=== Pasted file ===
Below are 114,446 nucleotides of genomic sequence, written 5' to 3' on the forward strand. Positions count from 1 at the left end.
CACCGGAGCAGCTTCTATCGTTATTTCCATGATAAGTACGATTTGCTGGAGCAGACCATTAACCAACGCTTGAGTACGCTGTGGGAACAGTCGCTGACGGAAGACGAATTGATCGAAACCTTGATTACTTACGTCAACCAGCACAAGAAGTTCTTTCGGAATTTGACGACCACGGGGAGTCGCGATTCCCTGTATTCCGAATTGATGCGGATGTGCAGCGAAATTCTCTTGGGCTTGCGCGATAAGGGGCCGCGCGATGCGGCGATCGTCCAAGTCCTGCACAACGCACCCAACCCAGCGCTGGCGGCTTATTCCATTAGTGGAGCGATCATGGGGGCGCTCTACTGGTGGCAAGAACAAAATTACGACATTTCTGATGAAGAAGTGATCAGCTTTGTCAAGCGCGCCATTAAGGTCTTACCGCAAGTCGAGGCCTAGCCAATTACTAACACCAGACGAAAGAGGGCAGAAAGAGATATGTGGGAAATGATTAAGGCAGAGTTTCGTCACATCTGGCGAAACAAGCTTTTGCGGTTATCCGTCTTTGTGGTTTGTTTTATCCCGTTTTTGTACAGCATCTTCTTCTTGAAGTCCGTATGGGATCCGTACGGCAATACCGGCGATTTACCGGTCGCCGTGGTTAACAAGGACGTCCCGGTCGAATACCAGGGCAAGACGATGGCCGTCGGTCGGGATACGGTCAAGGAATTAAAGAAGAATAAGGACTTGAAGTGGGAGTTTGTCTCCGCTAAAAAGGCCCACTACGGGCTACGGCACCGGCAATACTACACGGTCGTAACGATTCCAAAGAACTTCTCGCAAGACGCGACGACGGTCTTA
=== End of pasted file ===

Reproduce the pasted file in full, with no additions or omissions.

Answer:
Below are 114,446 nucleotides of genomic sequence, written 5' to 3' on the forward strand. Positions count from 1 at the left end.
CACCGGAGCAGCTTCTATCGTTATTTCCATGATAAGTACGATTTGCTGGAGCAGACCATTAACCAACGCTTGAGTACGCTGTGGGAACAGTCGCTGACGGAAGACGAATTGATCGAAACCTTGATTACTTACGTCAACCAGCACAAGAAGTTCTTTCGGAATTTGACGACCACGGGGAGTCGCGATTCCCTGTATTCCGAATTGATGCGGATGTGCAGCGAAATTCTCTTGGGCTTGCGCGATAAGGGGCCGCGCGATGCGGCGATCGTCCAAGTCCTGCACAACGCACCCAACCCAGCGCTGGCGGCTTATTCCATTAGTGGAGCGATCATGGGGGCGCTCTACTGGTGGCAAGAACAAAATTACGACATTTCTGATGAAGAAGTGATCAGCTTTGTCAAGCGCGCCATTAAGGTCTTACCGCAAGTCGAGGCCTAGCCAATTACTAACACCAGACGAAAGAGGGCAGAAAGAGATATGTGGGAAATGATTAAGGCAGAGTTTCGTCACATCTGGCGAAACAAGCTTTTGCGGTTATCCGTCTTTGTGGTTTGTTTTATCCCGTTTTTGTACAGCATCTTCTTCTTGAAGTCCGTATGGGATCCGTACGGCAATACCGGCGATTTACCGGTCGCCGTGGTTAACAAGGACGTCCCGGTCGAATACCAGGGCAAGACGATGGCCGTCGGTCGGGATACGGTCAAGGAATTAAAGAAGAATAAGGACTTGAAGTGGGAGTTTGTCTCCGCTAAAAAGGCCCACTACGGGCTACGGCACCGGCAATACTACACGGTCGTAACGATTCCAAAGAACTTCTCGCAAGACGCGACGACGGTCTTA